Colchicine is taken to ease the pain of a gout attack.
Take one tablet 2-4 times a day until the pain eases, unless your doctor tells you otherwise. Do not take more than 12 tablets during any one attack.
Common side-effects are feeling sick and diarrhoea. If this happens, stop taking colchicine and let your symptoms settle.
|Type of medicine||An anti-inflammatory medicine for gout|
|Used for||Gout attacks|
Gout causes attacks of painful inflammation in one or more of your joints. It is caused by a build-up of a naturally occurring chemical in your blood, called uric acid (urate). From time to time, the level of uric acid in your blood may become too high and tiny grit-like crystals may form, which typically collect in your joints and tendons. The crystals irritate the tissues of the joint to cause inflammation, swelling and pain.
The most commonly prescribed treatment for a gout attack is an anti-inflammatory painkiller, although not everyone is able to take this kind of medicine. Colchicine is an alternative treatment for gout attacks for those people who cannot take anti-inflammatory painkillers. It works by reducing the number of white blood cells which travel into the inflamed areas. This helps break the cycle of inflammation and reduces the swelling and pain of the gout attack.
Before taking colchicine
Some medicines are not suitable for people with certain conditions, and sometimes a medicine may only be used if extra care is taken. For these reasons, before you start taking colchicine it is important that your doctor knows:
- If you are pregnant, trying for a baby or breastfeeding.
- If you have any problems with the way your heart or liver works, or any problems with the way your kidneys work.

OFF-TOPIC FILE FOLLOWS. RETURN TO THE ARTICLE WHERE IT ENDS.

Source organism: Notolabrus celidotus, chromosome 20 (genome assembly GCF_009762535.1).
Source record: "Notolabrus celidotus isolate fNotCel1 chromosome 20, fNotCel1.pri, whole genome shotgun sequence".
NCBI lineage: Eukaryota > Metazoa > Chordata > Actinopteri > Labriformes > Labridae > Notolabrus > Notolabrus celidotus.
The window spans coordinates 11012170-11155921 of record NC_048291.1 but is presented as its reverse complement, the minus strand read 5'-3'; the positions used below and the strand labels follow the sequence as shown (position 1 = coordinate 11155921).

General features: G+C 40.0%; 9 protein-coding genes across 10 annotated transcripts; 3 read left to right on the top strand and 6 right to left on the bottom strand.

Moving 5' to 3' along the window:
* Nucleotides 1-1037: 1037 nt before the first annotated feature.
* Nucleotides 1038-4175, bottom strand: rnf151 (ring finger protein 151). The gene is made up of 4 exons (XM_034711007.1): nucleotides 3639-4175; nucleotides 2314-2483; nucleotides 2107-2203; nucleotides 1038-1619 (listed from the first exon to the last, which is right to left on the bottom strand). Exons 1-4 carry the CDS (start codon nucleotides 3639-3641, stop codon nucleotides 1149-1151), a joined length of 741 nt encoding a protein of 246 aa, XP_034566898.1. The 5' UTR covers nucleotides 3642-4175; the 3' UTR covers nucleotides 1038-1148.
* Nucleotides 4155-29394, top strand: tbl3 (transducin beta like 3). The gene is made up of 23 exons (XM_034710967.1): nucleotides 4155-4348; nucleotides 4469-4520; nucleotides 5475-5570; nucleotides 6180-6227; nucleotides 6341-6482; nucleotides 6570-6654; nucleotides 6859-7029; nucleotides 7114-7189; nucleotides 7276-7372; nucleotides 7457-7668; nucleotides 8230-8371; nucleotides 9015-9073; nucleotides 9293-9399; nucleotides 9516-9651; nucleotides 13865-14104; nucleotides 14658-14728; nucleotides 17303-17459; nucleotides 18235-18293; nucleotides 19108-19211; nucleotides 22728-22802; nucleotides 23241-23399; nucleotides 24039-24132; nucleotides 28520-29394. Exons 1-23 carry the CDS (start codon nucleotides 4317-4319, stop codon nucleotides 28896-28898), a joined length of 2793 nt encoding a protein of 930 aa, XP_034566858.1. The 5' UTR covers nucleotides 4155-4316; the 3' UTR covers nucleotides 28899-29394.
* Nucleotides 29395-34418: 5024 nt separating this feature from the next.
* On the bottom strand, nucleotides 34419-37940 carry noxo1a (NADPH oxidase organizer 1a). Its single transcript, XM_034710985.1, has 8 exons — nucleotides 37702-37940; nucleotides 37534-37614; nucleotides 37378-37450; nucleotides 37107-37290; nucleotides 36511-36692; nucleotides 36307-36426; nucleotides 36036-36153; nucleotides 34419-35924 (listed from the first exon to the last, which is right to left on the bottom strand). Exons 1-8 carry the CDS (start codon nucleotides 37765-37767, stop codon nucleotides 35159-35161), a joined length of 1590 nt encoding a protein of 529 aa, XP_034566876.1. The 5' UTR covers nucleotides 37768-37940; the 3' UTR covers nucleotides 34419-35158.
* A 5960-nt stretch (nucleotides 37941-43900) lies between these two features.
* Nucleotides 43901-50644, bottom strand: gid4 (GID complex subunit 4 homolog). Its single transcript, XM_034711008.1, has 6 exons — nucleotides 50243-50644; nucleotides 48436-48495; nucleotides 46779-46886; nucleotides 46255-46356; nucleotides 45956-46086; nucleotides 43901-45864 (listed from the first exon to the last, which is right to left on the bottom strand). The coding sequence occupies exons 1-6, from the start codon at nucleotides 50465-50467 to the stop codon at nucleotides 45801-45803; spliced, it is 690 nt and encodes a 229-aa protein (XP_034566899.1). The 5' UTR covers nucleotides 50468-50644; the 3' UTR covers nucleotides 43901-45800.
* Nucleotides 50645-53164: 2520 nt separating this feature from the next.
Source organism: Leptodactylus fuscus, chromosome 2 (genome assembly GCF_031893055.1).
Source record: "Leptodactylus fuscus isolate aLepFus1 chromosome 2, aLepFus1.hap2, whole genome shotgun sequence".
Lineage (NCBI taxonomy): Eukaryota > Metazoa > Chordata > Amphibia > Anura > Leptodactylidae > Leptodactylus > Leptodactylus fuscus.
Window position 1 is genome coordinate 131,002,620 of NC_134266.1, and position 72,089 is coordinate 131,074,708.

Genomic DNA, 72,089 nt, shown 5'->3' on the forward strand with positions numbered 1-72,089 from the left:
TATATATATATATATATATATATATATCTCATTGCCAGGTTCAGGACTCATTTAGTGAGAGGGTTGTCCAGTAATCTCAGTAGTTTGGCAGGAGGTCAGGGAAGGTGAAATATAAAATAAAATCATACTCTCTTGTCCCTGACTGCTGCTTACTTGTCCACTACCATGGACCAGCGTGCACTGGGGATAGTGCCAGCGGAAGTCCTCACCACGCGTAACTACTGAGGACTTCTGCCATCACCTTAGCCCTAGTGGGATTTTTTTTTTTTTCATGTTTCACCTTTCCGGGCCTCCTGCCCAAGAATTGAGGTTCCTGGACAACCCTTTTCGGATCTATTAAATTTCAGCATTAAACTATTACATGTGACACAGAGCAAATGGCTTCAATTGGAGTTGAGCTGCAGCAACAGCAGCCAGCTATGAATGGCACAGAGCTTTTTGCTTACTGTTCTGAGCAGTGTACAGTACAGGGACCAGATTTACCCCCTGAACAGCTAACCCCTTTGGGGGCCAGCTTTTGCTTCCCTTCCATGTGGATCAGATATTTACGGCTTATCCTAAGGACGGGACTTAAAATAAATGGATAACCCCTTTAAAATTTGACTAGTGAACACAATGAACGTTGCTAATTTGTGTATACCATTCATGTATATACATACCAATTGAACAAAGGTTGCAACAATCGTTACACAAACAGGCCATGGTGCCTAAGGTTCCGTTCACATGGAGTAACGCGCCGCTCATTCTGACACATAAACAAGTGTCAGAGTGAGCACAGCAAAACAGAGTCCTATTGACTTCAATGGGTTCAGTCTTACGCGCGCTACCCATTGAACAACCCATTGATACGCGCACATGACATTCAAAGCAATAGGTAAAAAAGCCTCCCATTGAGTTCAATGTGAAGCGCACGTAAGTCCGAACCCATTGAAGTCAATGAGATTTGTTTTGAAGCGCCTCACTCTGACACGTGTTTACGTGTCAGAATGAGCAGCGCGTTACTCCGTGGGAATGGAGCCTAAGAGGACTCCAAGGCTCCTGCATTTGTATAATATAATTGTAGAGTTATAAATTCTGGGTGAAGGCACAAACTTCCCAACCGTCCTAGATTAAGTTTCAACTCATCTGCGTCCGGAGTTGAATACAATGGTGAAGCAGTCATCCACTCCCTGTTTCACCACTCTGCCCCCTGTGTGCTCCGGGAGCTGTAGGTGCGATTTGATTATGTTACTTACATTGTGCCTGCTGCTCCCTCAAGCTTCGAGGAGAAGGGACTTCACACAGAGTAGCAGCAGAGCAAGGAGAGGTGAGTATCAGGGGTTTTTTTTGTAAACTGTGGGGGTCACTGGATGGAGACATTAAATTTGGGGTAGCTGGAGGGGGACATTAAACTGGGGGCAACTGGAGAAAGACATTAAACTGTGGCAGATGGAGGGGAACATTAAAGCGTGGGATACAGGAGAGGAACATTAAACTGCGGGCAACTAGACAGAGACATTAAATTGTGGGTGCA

- If you have any problems with your digestive system.
- If you have a blood disorder.
- If you are taking or using any other medicines. This includes any medicines you are taking which are available to buy without a prescription, as well as herbal and complementary medicines.
- If you have ever had an allergic reaction to a medicine.
How to take colchicine
- Before you start the treatment, read the manufacturer's printed information leaflet from inside the pack. It will give you more information about colchicine and will provide you with a full list of the side-effects which you may experience from taking it.
- You must take colchicine exactly as your doctor tells you to. Most doctors will recommend that when a gout attacks starts, you should take one tablet 2-4 times a day until the pain eases. It is important that you do not take more than 12 tablets of colchicine as a course of treatment during any one gout attack. It is also important that you leave at least three days between courses of colchicine. If you find you are having frequent attacks of gout, please let your doctor know about this.
- If you have recently been prescribed a medicine to prevent gout attacks (such as allopurinol, febuxostat, or sulfinpyrazone) and you have been given colchicine to prevent a flare-up attack of gout, the usual dose for this is one tablet twice each day.
- Take colchicine tablets with a drink of water.
- If you forget to take a dose, take it as soon as you remember unless it is nearly time for your next dose, in which case leave out the missed dose. Do not take two doses together to make up for a forgotten dose.